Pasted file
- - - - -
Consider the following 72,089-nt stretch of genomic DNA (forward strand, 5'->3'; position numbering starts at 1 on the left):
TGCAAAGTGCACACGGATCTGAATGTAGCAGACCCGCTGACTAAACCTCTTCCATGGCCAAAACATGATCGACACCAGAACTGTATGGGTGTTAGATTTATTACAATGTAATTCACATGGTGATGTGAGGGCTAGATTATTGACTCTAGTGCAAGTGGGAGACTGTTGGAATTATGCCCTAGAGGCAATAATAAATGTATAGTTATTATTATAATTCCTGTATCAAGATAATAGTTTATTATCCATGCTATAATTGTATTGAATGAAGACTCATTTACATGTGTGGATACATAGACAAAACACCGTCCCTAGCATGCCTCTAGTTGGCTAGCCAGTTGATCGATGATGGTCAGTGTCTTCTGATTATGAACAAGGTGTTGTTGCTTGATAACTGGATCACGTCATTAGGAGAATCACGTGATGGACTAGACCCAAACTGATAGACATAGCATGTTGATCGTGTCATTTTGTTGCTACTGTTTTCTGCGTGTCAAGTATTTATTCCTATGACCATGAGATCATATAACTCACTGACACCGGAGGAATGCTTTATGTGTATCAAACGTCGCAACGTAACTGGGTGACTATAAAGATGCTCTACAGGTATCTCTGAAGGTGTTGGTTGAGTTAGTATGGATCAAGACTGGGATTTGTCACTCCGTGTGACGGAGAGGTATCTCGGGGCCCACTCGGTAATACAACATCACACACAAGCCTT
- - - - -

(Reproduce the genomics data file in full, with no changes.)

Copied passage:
Consider the following 72,089-nt stretch of genomic DNA (forward strand, 5'->3'; position numbering starts at 1 on the left):
TGCAAAGTGCACACGGATCTGAATGTAGCAGACCCGCTGACTAAACCTCTTCCATGGCCAAAACATGATCGACACCAGAACTGTATGGGTGTTAGATTTATTACAATGTAATTCACATGGTGATGTGAGGGCTAGATTATTGACTCTAGTGCAAGTGGGAGACTGTTGGAATTATGCCCTAGAGGCAATAATAAATGTATAGTTATTATTATAATTCCTGTATCAAGATAATAGTTTATTATCCATGCTATAATTGTATTGAATGAAGACTCATTTACATGTGTGGATACATAGACAAAACACCGTCCCTAGCATGCCTCTAGTTGGCTAGCCAGTTGATCGATGATGGTCAGTGTCTTCTGATTATGAACAAGGTGTTGTTGCTTGATAACTGGATCACGTCATTAGGAGAATCACGTGATGGACTAGACCCAAACTGATAGACATAGCATGTTGATCGTGTCATTTTGTTGCTACTGTTTTCTGCGTGTCAAGTATTTATTCCTATGACCATGAGATCATATAACTCACTGACACCGGAGGAATGCTTTATGTGTATCAAACGTCGCAACGTAACTGGGTGACTATAAAGATGCTCTACAGGTATCTCTGAAGGTGTTGGTTGAGTTAGTATGGATCAAGACTGGGATTTGTCACTCCGTGTGACGGAGAGGTATCTCGGGGCCCACTCGGTAATACAACATCACACACAAGCCTT